In its broadest sense, a hash function takes some data and turns it into a hash code which in some sense "represents" that data. A common use that we looked at is creating a hash map (or hash table), whereby the hash code allows us to efficiently "narrow down the search" for an item. Java's hash maps use 32-bit hash functions. This is what we might call a weak hash function:
In this section we will look at two other categories of hash code:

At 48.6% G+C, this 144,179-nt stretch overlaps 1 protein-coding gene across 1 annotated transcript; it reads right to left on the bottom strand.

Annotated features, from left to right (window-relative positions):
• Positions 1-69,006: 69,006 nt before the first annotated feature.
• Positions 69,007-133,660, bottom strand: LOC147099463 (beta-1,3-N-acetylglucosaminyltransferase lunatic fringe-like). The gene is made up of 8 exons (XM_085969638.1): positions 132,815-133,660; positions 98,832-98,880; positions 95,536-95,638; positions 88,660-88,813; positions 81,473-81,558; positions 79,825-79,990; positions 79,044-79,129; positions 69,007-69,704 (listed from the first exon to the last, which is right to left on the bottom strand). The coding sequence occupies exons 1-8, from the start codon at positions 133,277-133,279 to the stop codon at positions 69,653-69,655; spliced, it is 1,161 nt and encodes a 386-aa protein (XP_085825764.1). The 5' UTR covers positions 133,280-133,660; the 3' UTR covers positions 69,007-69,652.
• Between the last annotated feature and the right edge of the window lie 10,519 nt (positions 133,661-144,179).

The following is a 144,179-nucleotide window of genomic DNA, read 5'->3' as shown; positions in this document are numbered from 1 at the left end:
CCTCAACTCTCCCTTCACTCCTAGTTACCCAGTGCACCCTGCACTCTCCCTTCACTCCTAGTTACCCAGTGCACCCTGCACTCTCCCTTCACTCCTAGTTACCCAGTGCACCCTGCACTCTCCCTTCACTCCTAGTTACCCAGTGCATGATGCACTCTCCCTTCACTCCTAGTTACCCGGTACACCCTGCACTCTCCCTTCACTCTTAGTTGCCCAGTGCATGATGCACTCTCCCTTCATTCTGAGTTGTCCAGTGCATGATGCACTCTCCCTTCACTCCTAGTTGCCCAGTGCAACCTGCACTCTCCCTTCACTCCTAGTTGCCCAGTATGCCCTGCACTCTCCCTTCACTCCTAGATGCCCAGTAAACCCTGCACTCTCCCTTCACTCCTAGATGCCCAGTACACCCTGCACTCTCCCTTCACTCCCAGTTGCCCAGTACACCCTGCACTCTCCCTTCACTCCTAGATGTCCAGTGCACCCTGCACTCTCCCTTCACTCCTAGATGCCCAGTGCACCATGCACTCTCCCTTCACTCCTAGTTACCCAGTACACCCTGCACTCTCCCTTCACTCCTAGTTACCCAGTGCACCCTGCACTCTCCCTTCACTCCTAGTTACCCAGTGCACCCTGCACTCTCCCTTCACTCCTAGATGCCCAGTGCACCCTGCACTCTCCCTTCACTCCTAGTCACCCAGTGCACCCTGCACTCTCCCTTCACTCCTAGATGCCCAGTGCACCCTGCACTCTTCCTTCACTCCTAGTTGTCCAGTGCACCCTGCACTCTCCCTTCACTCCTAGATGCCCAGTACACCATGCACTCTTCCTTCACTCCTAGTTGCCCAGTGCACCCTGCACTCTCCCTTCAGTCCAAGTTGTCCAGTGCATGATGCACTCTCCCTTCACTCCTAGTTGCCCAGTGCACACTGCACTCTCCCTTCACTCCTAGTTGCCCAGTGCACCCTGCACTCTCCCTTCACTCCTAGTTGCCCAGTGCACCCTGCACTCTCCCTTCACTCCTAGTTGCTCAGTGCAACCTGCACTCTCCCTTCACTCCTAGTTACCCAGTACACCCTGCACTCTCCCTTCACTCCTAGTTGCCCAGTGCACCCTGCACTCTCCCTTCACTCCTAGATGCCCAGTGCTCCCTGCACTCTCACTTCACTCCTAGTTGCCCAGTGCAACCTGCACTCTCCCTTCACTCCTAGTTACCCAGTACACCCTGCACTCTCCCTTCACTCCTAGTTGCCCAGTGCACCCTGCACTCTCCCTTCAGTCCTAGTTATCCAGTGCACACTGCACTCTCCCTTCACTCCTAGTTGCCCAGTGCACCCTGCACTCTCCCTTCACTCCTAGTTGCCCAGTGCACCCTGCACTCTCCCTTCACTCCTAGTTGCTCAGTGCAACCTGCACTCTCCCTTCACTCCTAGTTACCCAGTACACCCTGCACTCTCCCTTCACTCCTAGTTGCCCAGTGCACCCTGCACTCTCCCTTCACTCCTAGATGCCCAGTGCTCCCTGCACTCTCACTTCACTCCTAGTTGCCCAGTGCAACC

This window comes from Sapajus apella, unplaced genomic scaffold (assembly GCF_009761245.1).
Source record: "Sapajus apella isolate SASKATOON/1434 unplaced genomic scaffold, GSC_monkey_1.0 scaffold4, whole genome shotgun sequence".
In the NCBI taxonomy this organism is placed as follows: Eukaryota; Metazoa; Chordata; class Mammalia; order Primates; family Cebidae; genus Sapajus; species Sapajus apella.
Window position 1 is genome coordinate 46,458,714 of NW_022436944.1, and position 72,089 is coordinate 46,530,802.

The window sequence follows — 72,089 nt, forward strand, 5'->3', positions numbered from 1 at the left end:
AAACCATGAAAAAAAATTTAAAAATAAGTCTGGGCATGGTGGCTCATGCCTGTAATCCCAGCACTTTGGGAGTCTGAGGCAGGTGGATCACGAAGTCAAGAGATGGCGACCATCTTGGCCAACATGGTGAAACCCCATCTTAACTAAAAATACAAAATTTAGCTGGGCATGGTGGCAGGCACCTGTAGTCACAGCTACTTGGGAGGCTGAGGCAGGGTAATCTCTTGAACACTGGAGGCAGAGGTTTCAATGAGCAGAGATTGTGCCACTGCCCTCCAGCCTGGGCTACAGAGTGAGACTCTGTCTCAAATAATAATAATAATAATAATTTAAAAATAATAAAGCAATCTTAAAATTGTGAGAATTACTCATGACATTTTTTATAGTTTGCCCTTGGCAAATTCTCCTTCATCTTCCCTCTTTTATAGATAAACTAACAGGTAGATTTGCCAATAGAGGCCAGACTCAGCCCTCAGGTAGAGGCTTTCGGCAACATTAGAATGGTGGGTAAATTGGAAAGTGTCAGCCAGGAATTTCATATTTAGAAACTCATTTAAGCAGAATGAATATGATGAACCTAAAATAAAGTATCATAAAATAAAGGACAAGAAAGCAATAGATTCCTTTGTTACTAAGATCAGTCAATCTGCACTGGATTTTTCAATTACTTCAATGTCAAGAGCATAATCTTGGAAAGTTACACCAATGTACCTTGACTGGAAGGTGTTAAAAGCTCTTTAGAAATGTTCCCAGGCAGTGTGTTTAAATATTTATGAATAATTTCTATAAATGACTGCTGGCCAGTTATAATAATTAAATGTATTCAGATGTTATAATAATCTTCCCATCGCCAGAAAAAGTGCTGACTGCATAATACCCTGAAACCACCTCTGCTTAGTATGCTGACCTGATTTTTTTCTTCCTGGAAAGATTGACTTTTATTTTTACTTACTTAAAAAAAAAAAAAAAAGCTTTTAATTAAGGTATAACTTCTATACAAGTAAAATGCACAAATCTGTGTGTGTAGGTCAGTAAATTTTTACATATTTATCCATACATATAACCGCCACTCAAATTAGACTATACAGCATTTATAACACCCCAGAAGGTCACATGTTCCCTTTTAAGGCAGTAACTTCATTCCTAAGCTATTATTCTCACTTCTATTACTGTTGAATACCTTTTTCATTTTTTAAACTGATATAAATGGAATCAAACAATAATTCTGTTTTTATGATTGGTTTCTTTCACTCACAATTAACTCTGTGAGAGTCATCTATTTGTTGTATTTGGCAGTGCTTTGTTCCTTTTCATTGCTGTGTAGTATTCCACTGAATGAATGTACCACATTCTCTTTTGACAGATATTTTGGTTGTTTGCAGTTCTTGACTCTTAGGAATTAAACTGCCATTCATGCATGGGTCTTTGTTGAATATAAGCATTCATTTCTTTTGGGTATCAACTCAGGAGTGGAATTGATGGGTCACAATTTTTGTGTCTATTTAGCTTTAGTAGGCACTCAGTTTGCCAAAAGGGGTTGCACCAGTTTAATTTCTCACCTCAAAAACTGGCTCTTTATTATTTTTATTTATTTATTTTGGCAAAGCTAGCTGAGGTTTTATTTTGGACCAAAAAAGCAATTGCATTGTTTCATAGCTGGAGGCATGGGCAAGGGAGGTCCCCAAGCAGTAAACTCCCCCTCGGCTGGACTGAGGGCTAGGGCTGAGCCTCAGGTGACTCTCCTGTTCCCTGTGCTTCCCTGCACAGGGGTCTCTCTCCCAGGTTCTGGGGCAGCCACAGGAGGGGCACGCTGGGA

Secure hash codes are also strong hash codes, though not necessarily vice versa. In reality, the notion of "strength" is a continuum rather than a distinct category, and "security" refers to the upper end of this continuum. The strength and security of a hash code are dictated by a combination of its width (the number of bits that a hash code has), and by its quality: the ability of the function to distribute bits "randomly". But even if we can't find patterns in the hash codes that would allow us to calculate two items with identical hash codes, if the number of possible hash codes is small enough, we can just try hashing a huge number of items until we find a collision by trial and error. Thus, for a hash function to be secure generally implies that it is wide enough that finding a collision by trial and error is not feasible.